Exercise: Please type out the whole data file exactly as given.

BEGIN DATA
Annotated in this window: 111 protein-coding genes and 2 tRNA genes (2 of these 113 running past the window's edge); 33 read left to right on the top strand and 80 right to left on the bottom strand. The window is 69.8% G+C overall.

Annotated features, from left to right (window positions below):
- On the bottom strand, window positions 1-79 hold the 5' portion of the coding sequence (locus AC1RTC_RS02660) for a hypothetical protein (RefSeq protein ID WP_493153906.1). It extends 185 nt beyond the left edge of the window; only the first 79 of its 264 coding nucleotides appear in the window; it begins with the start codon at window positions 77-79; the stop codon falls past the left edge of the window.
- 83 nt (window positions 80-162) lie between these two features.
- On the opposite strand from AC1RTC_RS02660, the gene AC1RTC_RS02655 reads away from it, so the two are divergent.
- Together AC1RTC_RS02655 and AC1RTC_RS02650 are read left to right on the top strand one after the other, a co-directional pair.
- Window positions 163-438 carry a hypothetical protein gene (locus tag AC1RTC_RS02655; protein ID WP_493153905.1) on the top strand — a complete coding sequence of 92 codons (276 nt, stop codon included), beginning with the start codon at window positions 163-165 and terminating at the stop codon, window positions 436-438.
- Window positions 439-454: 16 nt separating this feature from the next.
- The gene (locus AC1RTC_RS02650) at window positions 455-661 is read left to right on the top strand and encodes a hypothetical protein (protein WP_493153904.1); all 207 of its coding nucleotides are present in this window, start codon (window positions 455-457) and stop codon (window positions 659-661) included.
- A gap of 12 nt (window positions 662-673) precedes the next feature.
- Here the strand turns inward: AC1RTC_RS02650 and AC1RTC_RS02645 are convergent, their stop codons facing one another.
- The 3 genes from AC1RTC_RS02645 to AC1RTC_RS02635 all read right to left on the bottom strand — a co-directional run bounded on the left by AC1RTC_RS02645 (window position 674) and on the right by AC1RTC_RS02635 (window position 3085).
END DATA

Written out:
Annotated in this window: 111 protein-coding genes and 2 tRNA genes (2 of these 113 running past the window's edge); 33 read left to right on the top strand and 80 right to left on the bottom strand. The window is 69.8% G+C overall.

Annotated features, from left to right (window positions below):
- On the bottom strand, window positions 1-79 hold the 5' portion of the coding sequence (locus AC1RTC_RS02660) for a hypothetical protein (RefSeq protein ID WP_493153906.1). It extends 185 nt beyond the left edge of the window; only the first 79 of its 264 coding nucleotides appear in the window; it begins with the start codon at window positions 77-79; the stop codon falls past the left edge of the window.
- 83 nt (window positions 80-162) lie between these two features.
- On the opposite strand from AC1RTC_RS02660, the gene AC1RTC_RS02655 reads away from it, so the two are divergent.
- Together AC1RTC_RS02655 and AC1RTC_RS02650 are read left to right on the top strand one after the other, a co-directional pair.
- Window positions 163-438 carry a hypothetical protein gene (locus tag AC1RTC_RS02655; protein ID WP_493153905.1) on the top strand — a complete coding sequence of 92 codons (276 nt, stop codon included), beginning with the start codon at window positions 163-165 and terminating at the stop codon, window positions 436-438.
- Window positions 439-454: 16 nt separating this feature from the next.
- The gene (locus AC1RTC_RS02650) at window positions 455-661 is read left to right on the top strand and encodes a hypothetical protein (protein WP_493153904.1); all 207 of its coding nucleotides are present in this window, start codon (window positions 455-457) and stop codon (window positions 659-661) included.
- A gap of 12 nt (window positions 662-673) precedes the next feature.
- Here the strand turns inward: AC1RTC_RS02650 and AC1RTC_RS02645 are convergent, their stop codons facing one another.
- The 3 genes from AC1RTC_RS02645 to AC1RTC_RS02635 all read right to left on the bottom strand — a co-directional run bounded on the left by AC1RTC_RS02645 (window position 674) and on the right by AC1RTC_RS02635 (window position 3085).